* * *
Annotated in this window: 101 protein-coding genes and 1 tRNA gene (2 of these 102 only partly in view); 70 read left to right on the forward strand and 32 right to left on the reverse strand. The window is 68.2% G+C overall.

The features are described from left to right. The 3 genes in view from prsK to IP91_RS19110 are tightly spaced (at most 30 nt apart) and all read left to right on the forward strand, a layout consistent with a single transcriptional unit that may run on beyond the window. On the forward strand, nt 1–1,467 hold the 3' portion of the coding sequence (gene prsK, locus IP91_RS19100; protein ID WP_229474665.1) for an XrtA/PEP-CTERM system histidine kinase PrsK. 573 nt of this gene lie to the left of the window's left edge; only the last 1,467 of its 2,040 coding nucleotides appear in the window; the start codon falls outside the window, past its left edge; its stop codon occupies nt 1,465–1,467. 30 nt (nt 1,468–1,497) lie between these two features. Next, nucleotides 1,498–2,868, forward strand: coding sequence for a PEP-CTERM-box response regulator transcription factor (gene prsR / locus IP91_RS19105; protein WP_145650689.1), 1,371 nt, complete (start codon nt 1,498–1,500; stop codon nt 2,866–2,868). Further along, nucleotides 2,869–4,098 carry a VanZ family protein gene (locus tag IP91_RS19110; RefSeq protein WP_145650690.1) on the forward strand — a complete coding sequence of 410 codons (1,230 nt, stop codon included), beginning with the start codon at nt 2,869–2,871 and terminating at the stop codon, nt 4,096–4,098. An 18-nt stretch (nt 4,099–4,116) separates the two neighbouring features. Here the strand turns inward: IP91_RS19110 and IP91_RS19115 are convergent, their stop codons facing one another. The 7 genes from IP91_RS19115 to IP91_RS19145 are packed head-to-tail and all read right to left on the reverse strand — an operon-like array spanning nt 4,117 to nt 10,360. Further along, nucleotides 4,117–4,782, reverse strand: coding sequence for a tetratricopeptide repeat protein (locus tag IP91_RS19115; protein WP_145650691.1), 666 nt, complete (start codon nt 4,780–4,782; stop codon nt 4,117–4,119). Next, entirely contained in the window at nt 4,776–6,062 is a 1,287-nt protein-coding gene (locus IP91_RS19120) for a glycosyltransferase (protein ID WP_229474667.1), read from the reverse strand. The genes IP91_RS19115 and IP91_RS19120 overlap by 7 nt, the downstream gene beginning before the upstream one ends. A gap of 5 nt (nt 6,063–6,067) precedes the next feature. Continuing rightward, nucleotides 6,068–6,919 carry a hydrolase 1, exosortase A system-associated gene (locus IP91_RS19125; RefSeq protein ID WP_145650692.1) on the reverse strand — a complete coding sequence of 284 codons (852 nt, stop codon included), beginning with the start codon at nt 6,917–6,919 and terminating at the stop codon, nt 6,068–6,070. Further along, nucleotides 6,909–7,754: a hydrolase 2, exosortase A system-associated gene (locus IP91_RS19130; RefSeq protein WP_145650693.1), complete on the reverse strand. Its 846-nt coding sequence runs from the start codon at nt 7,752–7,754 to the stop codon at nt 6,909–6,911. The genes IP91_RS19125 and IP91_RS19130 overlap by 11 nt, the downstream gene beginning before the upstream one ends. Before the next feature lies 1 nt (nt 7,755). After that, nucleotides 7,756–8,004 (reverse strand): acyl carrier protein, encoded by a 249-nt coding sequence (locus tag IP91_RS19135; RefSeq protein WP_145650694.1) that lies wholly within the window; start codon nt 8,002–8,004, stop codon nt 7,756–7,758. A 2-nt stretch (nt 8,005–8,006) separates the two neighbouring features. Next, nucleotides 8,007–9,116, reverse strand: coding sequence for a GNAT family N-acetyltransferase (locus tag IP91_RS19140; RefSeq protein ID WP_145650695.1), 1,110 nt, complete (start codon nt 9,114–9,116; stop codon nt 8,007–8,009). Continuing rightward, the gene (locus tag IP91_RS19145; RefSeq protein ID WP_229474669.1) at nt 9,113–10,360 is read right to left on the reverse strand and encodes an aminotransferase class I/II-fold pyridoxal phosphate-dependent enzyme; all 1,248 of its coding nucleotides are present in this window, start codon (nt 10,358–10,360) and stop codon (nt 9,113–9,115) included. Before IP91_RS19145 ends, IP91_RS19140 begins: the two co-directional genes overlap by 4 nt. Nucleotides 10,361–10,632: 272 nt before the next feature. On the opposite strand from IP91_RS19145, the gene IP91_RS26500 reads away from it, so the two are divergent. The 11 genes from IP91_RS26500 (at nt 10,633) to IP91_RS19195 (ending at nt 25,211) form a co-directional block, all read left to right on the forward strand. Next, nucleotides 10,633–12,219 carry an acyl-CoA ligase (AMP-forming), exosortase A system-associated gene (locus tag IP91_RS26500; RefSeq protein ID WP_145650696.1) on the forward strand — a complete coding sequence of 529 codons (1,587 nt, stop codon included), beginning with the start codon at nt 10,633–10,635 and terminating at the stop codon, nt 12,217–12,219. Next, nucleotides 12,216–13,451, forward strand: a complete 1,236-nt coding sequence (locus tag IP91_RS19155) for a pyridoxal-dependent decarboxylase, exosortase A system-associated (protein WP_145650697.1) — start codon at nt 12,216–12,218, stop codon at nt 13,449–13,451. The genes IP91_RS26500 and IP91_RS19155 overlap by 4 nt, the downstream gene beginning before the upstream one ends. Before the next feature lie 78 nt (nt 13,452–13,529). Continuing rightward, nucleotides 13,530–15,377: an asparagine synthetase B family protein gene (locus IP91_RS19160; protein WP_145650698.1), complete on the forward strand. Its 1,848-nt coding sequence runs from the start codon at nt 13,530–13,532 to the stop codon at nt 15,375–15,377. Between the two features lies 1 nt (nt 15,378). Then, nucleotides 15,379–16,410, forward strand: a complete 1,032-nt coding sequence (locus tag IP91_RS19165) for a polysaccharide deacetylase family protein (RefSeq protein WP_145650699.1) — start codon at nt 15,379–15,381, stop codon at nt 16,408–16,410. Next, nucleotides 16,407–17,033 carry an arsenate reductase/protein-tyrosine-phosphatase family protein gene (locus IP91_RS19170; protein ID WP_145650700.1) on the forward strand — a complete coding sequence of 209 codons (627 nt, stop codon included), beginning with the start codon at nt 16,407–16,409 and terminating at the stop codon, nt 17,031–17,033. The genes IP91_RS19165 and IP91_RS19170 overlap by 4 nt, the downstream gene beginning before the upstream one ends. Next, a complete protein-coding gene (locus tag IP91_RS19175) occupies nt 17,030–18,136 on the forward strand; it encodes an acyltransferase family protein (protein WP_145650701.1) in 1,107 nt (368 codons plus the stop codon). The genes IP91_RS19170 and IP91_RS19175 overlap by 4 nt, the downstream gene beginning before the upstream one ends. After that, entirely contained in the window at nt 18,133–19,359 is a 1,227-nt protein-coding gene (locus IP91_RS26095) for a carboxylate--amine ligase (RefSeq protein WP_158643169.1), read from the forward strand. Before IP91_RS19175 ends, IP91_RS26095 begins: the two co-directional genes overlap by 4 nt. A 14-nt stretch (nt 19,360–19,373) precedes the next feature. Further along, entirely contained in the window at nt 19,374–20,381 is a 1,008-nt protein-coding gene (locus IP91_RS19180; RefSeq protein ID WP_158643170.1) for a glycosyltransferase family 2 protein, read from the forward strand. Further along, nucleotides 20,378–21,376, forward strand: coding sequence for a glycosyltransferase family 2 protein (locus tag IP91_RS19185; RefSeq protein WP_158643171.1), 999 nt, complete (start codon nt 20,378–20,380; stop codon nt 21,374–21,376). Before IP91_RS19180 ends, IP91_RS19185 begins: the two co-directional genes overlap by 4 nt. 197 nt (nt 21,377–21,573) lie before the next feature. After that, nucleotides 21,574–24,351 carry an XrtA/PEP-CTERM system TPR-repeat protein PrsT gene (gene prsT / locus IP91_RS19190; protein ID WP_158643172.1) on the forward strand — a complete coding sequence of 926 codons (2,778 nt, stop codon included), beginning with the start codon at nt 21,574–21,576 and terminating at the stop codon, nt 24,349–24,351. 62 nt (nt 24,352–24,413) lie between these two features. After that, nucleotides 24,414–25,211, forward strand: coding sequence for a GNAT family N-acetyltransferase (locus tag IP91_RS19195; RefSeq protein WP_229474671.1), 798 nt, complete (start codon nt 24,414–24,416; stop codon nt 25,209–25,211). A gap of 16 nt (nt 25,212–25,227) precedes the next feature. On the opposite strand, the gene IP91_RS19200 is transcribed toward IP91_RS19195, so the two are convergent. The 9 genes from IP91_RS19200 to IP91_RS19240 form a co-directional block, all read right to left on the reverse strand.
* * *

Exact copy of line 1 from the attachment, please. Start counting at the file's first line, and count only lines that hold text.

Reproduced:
Annotated in this window: 101 protein-coding genes and 1 tRNA gene (2 of these 102 only partly in view); 70 read left to right on the forward strand and 32 right to left on the reverse strand. The window is 68.2% G+C overall.